While cannabis might be making headlines thanks to further evolved legalization across the globe, it’s nothing new to the world of medicine. More people may be turning to cannabis to alleviate their medical symptoms these days, but it’s been used for centuries by ancient civilizations who were aware of the plant’s healing properties.
In certain cultures, cannabis may have been used to take advantage of its psychoactive properties. Perhaps in addition to the enjoyment of experiencing mind-altering effects, some ancient civilizations also depended on the ability of cannabis to alter state of mind as part of religious and cultural activities, or, even more common, utilized the plant for industrial reasons, like textiles or paper.
The Mayans and Aztecs in Central America, for instance, are among the many ancient people who may have incorporated cannabis into their medical arsenal. [1 and references therein] In addition to this, some archaeological and anthropological evidence also suggests that Mayan and Aztec cultures used cannabis — along with other psychoactive plants — as part of their cultural, spiritual, and religious rituals. [1 and references therein]
Mesoamerican cultures used various hallucinogenic substances to promote mysticism and communication with their gods thanks to entheogenic properties.  “Entheogens” is a term that refers to plants and substances that have traditionally been used for sacred rituals. These civilizations believed that their gods looked favorably on these mind-altering substances thanks to their ability to bridge human thought and divine beings. 
The Mayan religion emphasized using individuals as communicators between the natural world and supernatural world and relied on psychoactive substances like cannabis as a means to promote such communication. Often, shamans or priests would consume cannabis to serve as intercessors between the natural and the supernatural realms.
Entheogenic substances used by the Aztecs include ololiuqui or Rivea corymbosa, a type of morning glory whose seeds contain ergine, an alkaloid similar to lysergic acid diethylamide. A Mayan drink called balché used the bark of the Lonchocarpus longistylus plant combined with honey manufactured by bees who fed on an ergine-rich type of morning glory, perhaps the ololiuqui.  Rather revoltingly, especially to those unfamiliar with psychedelic rituals, Carod-Artal reports that the vomit purged from balché drinkers was collected in bags and hung around their necks! 
There’s also teonanacatl, the sacred mushroom of the Aztecs. Teonanacatl contains psilocybin, and in a 1793 historical account of the history of the region, Sahugan reported that “When eaten, they have a bad taste, hurting the throat, and they cause intoxication. They are medicinal for fevers and for rheumatism. Only two or three need to be eaten. Those who eat them see visions and feel a faintness of the heart. And they provoke to lust those who eat a number, or even a few, of them.”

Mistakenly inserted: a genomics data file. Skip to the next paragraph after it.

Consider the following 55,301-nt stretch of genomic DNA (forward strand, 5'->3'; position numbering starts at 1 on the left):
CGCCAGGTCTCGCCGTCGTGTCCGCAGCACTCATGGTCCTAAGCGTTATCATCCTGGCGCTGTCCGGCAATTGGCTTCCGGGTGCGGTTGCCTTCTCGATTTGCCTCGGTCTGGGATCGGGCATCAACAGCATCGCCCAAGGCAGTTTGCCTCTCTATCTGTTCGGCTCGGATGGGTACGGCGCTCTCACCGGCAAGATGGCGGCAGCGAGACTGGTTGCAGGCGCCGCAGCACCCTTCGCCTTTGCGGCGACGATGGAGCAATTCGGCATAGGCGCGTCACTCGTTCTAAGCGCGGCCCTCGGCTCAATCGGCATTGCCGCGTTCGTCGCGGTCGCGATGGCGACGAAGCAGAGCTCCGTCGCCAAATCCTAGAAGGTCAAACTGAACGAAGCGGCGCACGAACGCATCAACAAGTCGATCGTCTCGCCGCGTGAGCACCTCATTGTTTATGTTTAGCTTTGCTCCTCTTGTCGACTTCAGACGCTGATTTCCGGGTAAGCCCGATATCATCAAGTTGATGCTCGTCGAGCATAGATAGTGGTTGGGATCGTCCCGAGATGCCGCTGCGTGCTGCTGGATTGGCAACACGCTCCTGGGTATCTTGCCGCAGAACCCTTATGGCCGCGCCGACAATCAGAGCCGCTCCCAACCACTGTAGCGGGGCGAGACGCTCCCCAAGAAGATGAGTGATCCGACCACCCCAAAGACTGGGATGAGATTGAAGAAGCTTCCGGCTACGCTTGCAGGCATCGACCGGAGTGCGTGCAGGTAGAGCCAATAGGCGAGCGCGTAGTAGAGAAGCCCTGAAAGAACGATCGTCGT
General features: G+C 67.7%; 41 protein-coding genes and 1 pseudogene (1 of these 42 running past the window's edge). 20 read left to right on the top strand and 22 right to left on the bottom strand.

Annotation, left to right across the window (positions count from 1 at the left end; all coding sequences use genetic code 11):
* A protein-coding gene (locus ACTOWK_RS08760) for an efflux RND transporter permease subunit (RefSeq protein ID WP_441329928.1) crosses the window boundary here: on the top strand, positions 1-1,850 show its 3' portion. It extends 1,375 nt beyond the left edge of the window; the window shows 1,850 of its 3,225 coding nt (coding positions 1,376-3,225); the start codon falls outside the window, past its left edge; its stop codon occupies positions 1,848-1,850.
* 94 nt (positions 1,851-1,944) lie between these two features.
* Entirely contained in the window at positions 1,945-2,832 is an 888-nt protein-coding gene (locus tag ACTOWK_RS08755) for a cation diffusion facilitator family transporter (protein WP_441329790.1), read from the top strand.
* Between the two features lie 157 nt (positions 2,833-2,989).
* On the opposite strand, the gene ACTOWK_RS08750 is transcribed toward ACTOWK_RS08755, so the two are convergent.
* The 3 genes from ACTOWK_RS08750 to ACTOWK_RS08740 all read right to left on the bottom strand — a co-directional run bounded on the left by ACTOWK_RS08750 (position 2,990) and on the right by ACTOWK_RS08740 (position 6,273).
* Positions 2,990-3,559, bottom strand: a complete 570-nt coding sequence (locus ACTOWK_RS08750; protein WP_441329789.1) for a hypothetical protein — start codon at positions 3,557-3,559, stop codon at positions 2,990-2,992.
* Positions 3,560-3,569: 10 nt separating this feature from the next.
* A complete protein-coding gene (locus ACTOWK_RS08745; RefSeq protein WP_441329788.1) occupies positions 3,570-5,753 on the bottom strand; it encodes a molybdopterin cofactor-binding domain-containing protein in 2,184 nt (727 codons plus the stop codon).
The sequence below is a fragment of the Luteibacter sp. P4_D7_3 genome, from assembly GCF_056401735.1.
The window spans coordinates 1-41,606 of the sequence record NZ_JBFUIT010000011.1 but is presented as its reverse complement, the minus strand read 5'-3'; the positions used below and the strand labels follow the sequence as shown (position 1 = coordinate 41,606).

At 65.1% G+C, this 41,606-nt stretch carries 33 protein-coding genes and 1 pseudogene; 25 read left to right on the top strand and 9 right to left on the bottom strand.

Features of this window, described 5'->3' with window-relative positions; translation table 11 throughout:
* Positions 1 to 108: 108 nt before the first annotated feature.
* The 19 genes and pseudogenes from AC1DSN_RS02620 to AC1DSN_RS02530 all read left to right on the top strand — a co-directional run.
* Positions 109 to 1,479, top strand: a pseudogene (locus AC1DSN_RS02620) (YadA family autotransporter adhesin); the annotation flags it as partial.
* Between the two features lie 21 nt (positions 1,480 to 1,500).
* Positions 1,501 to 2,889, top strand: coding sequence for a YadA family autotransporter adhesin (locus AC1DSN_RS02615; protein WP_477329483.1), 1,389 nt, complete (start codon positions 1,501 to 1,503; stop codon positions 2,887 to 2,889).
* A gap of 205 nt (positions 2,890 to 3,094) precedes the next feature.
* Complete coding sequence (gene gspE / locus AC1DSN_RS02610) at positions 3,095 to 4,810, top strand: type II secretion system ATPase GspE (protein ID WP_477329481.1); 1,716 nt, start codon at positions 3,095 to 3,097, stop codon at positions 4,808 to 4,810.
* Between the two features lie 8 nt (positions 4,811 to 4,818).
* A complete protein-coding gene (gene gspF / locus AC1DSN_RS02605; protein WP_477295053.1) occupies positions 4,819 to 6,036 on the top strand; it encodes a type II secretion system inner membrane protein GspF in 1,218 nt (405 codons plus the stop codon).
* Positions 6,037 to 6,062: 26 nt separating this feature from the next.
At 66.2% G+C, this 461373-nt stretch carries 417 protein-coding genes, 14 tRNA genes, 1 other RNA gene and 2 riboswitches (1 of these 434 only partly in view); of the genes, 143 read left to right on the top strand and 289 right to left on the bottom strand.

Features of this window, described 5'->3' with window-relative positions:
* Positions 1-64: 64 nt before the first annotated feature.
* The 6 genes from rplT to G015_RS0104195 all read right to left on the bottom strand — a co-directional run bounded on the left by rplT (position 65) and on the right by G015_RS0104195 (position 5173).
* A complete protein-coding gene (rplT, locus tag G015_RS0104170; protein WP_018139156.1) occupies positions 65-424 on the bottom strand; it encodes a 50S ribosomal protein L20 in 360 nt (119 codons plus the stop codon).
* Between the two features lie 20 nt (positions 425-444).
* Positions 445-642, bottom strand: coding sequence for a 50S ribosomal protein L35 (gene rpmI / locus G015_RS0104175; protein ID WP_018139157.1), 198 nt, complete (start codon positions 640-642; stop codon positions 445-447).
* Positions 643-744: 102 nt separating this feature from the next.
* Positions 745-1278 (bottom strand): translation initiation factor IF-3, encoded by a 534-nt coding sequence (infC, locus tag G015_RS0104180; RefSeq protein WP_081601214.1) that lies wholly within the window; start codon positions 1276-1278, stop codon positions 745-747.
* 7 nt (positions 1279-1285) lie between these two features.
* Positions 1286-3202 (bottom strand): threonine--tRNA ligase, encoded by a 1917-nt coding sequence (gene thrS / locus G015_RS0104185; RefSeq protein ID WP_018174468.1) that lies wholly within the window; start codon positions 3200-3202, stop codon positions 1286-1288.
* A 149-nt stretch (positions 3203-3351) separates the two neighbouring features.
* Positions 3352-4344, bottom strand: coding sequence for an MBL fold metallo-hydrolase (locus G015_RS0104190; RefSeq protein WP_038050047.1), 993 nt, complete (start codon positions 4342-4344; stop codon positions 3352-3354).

The Mayans also smoked a type of tobacco called Nicotinia rustica that’s said to be hallucinogenic. This tobacco has also been linked to Aztec culture.  Then there’s naab, a white lotus or water lily that was smoked or eaten for its psychoactive attributes, and that is frequently depicted on Mayan iconography.  The Mayans also reportedly utilized hallucinogenic enemas for medicinal and ceremonial purposes, seeking to reach ecstasy through inebriation. And of course, there’s the psychedelic toads, Bufo alvarius, which contains 5-methoxy-N,N-dimethyltryptamine (5-MeO-DMT) and bufotenine, and Bufo marinus, whose skins were combined by the Mayans with tobacco, the mixture added to alcoholic elixirs. 
The use of cannabis and other plants for medicinal purposes in ancient civilizations has been documented. But the historical use of psychoactive, entheogenic substances, akin to recreational cannabis or psychedelic use in modern society, may be lesser known, embellished without much data, or, when scientifically proven, perhaps a little surprising to some.
- Sayin, HU. “The Consumption of Psychoactive Plants in Ancient Global and Anatolian Cultures During Religious Rituals: The Roots of the Eruption of Mythological Figures and Common Symbols in Religions and Myths.” NeuroQuantology, vol.12, no.2, 2014. Journal Impact Factor = 0.453, Times Cited = 15
- Carod-Artal, FJ, “Hallucinogenic Drugs in Pre-Columbian Mesoamerican Cultures.” Neurologia, vol.30, no.1, 2015, pp.42-9. Journal Impact Factor = 2.038, Times Cited = 30
- Sahagun, B. Florentine Codex: General history of the things of New Spain (Codex de Florence), trans. Charles E. Dibble and Arthur J. O Anderson, Salt Lake City: University of Utah Press, 2002.
- Seigel, R. et al. “On the Use of Tagetes lucida and Nicotiana rustica as a Huichol Smoking Mixture: The Aztec “Yahutli” with Suggestive Hallucinogenic Effects,” Economic Botany, Vol. 31, No. 1, 1977, pp. 16-23. Journal Impact Factor = 1.109, Timed Cited 12